November 4, 2022

Study finds Moderna’s COVID-19 vaccine safe and effective for young children

A Vanderbilt study finds that Moderna’s COVID-19 vaccine is safe and effective in children 6 months to 5 years of age.

Moderna’s COVID-19 vaccine is safe and effective in children 6 months to 5 years of age, a clinical trial co-led by Vanderbilt University Medical Center vaccine expert C. Buddy Creech, MD, MPH, has found.

Results of the two-part KidCOVE study of nearly 13,000 children conducted last year at 87 sites in the United States and Canada were published Nov. 3 in The New England Journal of Medicine.

The findings echo the results of a previous study reported in May by Creech and his colleagues that found the vaccine was safe and generated robust immune responses in children ages 6 to 11 years.

C. Buddy Creech, MD, MPH

“This work is the capstone of a great deal of hard work from our team and, just as importantly, the willingness of parents and children to volunteer to find a solution to the pandemic through vaccines,” said Creech, director of the Vanderbilt Vaccine Research Program and Edie Carell Johnson Professor of Pediatrics at VUMC.

Creech and Vladimir Berthaud, MD, MPH, professor, and director of the Division of Infectious Diseases at Meharry Medical College, were the paper’s second and third authors. Evan Anderson, MD, from Emory University School of Medicine in Atlanta, was first author.

“Having a safe and effective (COVID-19) vaccine available for infants, toddlers and young children is critically important,” the researchers reported.

COVID-19-related hospitalizations and deaths in children younger than 5 years of age during the height of the pandemic (2020-2021) in the United States surpassed annual influenza-related rates observed before the pandemic.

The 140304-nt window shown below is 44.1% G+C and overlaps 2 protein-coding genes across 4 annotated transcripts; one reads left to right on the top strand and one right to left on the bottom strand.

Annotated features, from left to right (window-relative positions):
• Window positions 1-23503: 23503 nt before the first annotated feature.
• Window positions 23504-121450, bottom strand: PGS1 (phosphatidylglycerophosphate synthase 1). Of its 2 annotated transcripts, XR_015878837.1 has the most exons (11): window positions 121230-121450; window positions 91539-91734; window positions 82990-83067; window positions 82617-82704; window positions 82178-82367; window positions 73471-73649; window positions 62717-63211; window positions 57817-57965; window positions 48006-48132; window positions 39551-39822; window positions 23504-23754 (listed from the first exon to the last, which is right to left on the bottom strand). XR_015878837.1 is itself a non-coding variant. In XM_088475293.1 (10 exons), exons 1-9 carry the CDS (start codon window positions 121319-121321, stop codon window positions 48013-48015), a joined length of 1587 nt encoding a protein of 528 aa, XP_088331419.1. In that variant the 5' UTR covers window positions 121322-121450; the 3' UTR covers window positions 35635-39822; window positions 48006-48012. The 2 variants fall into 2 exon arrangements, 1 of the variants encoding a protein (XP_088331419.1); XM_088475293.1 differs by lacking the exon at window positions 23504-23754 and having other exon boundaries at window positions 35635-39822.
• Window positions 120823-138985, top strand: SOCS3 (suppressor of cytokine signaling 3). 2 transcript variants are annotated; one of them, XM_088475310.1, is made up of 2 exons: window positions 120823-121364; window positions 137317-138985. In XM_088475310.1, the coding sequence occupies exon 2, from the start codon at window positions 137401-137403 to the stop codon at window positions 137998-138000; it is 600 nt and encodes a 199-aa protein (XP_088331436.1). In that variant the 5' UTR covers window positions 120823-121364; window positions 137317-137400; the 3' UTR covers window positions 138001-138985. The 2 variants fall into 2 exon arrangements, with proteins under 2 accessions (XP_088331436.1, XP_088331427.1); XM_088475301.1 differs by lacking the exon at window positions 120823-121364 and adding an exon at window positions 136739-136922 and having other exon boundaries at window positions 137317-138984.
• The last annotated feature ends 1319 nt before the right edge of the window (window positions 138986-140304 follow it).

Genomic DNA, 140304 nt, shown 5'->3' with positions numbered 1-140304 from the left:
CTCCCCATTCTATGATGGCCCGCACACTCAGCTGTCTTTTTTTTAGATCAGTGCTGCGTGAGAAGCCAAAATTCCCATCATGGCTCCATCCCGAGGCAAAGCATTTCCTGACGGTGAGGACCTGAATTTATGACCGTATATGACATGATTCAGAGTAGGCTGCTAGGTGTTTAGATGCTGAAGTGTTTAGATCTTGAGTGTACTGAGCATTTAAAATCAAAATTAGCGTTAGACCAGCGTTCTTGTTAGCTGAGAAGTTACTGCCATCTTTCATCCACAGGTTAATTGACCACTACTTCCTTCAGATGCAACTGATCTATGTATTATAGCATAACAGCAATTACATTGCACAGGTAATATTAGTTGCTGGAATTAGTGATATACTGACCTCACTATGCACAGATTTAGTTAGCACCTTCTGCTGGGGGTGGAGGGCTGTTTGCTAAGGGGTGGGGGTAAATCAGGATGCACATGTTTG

In addition, while infected children may be asymptomatic or have mild symptoms, they still can transmit the COVID-19 virus, SARS-CoV-2, to other people, including those at risk for serious illness and death if they become infected because of their age or underlying health conditions.

In June the U.S. Food and Drug Administration granted emergency use of the Moderna and Pfizer-BioNTech COVID-19 vaccines in children as young as 6 months of age. Moderna’s mRNA-1273 vaccine had previously been authorized for use in adults 18 years and older.

“As we have seen with older age groups, we expect that the vaccines for younger children will provide protection from the most severe outcomes of COVID-19, such as hospitalization and death,” FDA Commissioner Robert Califf, MD, said in a news release.

The FDA decision was based on an analysis of safety and effectiveness data reported in The New England Journal of Medicine.

Part one of the phase 2-3 clinical trial sought to compare two doses of the vaccine — 25 and 50 micrograms — in two groups of children, those 6 to 23 months of age and another group 2 to 5 years of age.

The 25-microgram dose elicited immune responses consistent with those observed in clinical trials involving higher doses in older children, adolescents and adults. Minor reactions included fatigue, irritability, and fever lasting two to three days.

Based on these findings, a randomized, second part of the study compared two, 25-microgram doses of the vaccine to inactive placebo in children in the two age groups. The doses were administered 28 days apart.

Vaccine efficacy in the study, which was conducted when the more contagious omicron variant was widely circulating, was lower than that reported in previous clinical trials conducted when other variants were predominant. However, vaccine efficacy matched that observed in adults studied during the omicron wave.

The 25-milligram dose also was sufficient to elicit robust antibody levels against a broad range of variants in young children, and it was associated with a lower rate of COVID-19 infections compared to placebo.

Thus, the researchers concluded, “primary vaccination offers protection against (COVID-19-related) hospitalization and death.”

The KidCOVE (Coronavirus Efficacy) trial was supported by the Office of the Assistant U.S. Secretary for Preparedness and Response, the Biomedical Advanced Research and Development Authority (BARDA), and by National Institutes of Health grants AI148576, AI148452, AI148689, AI148450, AI148372, and AI148575.